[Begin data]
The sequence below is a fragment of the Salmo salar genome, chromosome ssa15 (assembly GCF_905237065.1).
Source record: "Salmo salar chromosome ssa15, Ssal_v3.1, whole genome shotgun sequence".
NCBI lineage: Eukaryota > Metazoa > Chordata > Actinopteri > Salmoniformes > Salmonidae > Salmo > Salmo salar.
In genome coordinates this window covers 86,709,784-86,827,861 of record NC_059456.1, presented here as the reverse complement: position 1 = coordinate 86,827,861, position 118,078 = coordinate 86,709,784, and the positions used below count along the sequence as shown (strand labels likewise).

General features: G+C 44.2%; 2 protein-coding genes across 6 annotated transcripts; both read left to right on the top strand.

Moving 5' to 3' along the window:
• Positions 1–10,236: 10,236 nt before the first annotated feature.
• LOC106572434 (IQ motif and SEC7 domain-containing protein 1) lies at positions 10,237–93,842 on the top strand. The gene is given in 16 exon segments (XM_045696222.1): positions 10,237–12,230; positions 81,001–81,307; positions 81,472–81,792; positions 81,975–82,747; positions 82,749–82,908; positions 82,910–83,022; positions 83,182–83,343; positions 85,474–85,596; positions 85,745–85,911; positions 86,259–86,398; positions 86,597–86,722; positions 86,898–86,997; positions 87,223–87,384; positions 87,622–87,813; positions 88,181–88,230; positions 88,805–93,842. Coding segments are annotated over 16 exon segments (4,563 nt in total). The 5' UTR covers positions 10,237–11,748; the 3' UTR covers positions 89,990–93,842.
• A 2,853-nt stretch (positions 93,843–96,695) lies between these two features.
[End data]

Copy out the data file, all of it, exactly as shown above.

The sequence below is a fragment of the Salmo salar genome, chromosome ssa15 (assembly GCF_905237065.1).
Source record: "Salmo salar chromosome ssa15, Ssal_v3.1, whole genome shotgun sequence".
NCBI lineage: Eukaryota > Metazoa > Chordata > Actinopteri > Salmoniformes > Salmonidae > Salmo > Salmo salar.
In genome coordinates this window covers 86,709,784-86,827,861 of record NC_059456.1, presented here as the reverse complement: position 1 = coordinate 86,827,861, position 118,078 = coordinate 86,709,784, and the positions used below count along the sequence as shown (strand labels likewise).

General features: G+C 44.2%; 2 protein-coding genes across 6 annotated transcripts; both read left to right on the top strand.

Moving 5' to 3' along the window:
• Positions 1–10,236: 10,236 nt before the first annotated feature.
• LOC106572434 (IQ motif and SEC7 domain-containing protein 1) lies at positions 10,237–93,842 on the top strand. The gene is given in 16 exon segments (XM_045696222.1): positions 10,237–12,230; positions 81,001–81,307; positions 81,472–81,792; positions 81,975–82,747; positions 82,749–82,908; positions 82,910–83,022; positions 83,182–83,343; positions 85,474–85,596; positions 85,745–85,911; positions 86,259–86,398; positions 86,597–86,722; positions 86,898–86,997; positions 87,223–87,384; positions 87,622–87,813; positions 88,181–88,230; positions 88,805–93,842. Coding segments are annotated over 16 exon segments (4,563 nt in total). The 5' UTR covers positions 10,237–11,748; the 3' UTR covers positions 89,990–93,842.
• A 2,853-nt stretch (positions 93,843–96,695) lies between these two features.